Thisby Thestoop and the Black Mountain

It’s fair to say that I read a good number of books children’s books. Having kids of my own, I like to pilfer their shelves from time to time. In our house, we like to stock “the classics” as a sort of quality guarantee. Since children’s books became a genre there have been writers who have tried to cash in on the children’s market as a way to make a quick buck with little effort. Reading “the classics” means that you get the best books from every era without having to wade through the formulaic twaddle, most of which has mercifully been forgotten over the years.
It’s a different story with modern children’s books. Picking up a new children’s book means taking a chance on wasting your time, and the modern children’s book publishing machine loves tried and true formulas. After the success of Harry Potter we got books about schools for magical/mythological/specially talented kids who are sorted into groups based on their personalities. After The Hunger Games took off, we’ve have had m…

How to Get Teenage Boys to Read

The accepted wisdom of our day is that boys, though they may read voraciously in elementary and early middle school, often cease to read on their own or only read in a very disengaged way throughout middle and high school. Though there are many factors that cause this phenomenon, (home atmosphere, cultural expectations, etc.) I believe that one of the biggest reasons boys quit reading is that they aren’t finding anything to interest them. After enough poetry of the likes of Oliver Wendell Holmes and books trying to get them to care about poor little boys like Pip, it may be good to balance their reading diet with something that may be more appealing to their appetite. My solution: plunk that boy down in front of The Song of Roland, or Beowulf, or The Iliad.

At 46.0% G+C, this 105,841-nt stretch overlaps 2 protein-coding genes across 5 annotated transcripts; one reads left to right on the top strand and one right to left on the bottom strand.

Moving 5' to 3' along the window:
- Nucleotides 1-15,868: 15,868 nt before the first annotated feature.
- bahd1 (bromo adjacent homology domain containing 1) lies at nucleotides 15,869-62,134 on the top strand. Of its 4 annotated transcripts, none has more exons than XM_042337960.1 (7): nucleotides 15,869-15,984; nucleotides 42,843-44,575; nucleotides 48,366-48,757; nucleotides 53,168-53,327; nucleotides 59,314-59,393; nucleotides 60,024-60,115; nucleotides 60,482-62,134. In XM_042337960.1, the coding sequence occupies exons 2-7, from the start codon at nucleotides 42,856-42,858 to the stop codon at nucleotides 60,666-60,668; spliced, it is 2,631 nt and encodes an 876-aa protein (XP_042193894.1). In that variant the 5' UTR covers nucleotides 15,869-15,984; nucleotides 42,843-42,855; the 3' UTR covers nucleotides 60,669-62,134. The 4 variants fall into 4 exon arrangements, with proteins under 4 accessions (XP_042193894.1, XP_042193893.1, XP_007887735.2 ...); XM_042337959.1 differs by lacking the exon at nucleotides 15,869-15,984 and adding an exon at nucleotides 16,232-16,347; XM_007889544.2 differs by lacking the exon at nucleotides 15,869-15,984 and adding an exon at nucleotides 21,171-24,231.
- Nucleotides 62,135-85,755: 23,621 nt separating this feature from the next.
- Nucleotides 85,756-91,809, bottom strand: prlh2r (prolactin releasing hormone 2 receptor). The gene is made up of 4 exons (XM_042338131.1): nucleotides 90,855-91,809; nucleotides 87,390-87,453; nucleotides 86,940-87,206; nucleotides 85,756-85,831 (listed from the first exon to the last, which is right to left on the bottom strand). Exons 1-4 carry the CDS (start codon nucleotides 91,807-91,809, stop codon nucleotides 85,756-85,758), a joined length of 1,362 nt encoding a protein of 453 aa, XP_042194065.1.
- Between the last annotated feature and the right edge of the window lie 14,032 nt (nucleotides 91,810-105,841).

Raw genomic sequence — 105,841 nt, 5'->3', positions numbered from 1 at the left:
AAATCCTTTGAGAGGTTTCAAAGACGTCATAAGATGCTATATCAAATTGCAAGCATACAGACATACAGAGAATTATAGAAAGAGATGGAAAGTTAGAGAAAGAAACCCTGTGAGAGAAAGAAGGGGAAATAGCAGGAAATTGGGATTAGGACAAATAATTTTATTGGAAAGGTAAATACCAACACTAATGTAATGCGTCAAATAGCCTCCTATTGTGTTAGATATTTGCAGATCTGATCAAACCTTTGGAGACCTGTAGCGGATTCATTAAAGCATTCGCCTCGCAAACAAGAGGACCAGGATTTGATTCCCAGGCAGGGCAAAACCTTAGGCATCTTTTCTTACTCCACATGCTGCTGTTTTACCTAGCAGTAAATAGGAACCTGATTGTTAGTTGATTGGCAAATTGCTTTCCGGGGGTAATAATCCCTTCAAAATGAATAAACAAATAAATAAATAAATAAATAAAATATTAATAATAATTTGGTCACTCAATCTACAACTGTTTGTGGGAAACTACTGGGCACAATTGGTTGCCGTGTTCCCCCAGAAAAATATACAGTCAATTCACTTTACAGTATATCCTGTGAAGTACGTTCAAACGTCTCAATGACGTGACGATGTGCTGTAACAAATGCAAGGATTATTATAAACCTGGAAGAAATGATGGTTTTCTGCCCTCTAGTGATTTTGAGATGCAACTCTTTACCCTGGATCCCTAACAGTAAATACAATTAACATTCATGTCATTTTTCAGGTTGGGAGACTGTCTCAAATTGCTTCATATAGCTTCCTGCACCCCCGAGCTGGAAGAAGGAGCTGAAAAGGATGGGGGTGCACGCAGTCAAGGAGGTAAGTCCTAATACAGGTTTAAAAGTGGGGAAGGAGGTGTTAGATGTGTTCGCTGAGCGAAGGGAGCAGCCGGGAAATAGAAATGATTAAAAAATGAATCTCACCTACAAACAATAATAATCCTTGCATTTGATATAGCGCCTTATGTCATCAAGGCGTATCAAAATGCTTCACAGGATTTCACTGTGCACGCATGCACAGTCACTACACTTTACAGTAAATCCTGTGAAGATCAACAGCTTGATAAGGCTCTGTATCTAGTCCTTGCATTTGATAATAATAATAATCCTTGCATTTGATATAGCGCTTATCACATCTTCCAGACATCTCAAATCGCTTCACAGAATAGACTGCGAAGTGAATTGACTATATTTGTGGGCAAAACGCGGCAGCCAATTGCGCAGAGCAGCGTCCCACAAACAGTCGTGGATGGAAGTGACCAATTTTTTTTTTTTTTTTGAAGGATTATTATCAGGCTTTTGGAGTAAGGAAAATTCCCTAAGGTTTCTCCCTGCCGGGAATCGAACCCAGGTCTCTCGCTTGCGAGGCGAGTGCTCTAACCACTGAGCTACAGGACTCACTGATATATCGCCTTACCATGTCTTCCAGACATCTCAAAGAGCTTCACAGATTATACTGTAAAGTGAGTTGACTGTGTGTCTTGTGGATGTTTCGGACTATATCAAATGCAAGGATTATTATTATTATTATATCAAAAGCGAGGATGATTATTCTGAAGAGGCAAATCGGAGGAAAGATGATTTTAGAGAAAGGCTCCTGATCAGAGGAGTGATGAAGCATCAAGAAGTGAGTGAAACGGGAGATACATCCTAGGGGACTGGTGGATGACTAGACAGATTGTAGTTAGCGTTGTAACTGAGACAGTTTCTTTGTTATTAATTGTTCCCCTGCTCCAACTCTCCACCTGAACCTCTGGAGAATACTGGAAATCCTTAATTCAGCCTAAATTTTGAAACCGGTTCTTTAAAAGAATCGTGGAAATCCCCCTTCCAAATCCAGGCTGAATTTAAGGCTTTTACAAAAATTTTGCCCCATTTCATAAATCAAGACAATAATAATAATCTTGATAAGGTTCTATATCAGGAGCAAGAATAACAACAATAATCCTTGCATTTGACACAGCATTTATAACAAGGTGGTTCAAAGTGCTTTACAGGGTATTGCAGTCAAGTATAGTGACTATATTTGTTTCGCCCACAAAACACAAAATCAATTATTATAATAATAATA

Imagine if high school boys encountered literature not like this:

“Build thee more stately mansions, O my soul,
As the swift seasons roll!
Leave thy low-vaulted past!
Let each new temple, nobler than the last,
Shut thee from heaven with a dome more vast,
Till thou at length art free,
Leaving thine outgrown shell by life's unresting sea!”
(“The Chambered Nautilus”, by Holmes)

But like this:

“Idomeneus stabbed Erymas in the mouth with the pitiless
bronze, so that the brazen spearhead smashed its way clean through
below the brain in an upward stroke, and the white bones splintered,
and the teeth were shaken out with the stroke and both eyes filled up
with blood, and gaping he blew a spray of blood through the nostrils
and through his mouth, and death in a dark mist closed in about him.”
(The Iliad, book 16)

Comments

Mom said…
But,Rick,that sounds like the kind of book I would like. And I really do think everyone should read Ashamed of the Gospel. Tis a most excellent book!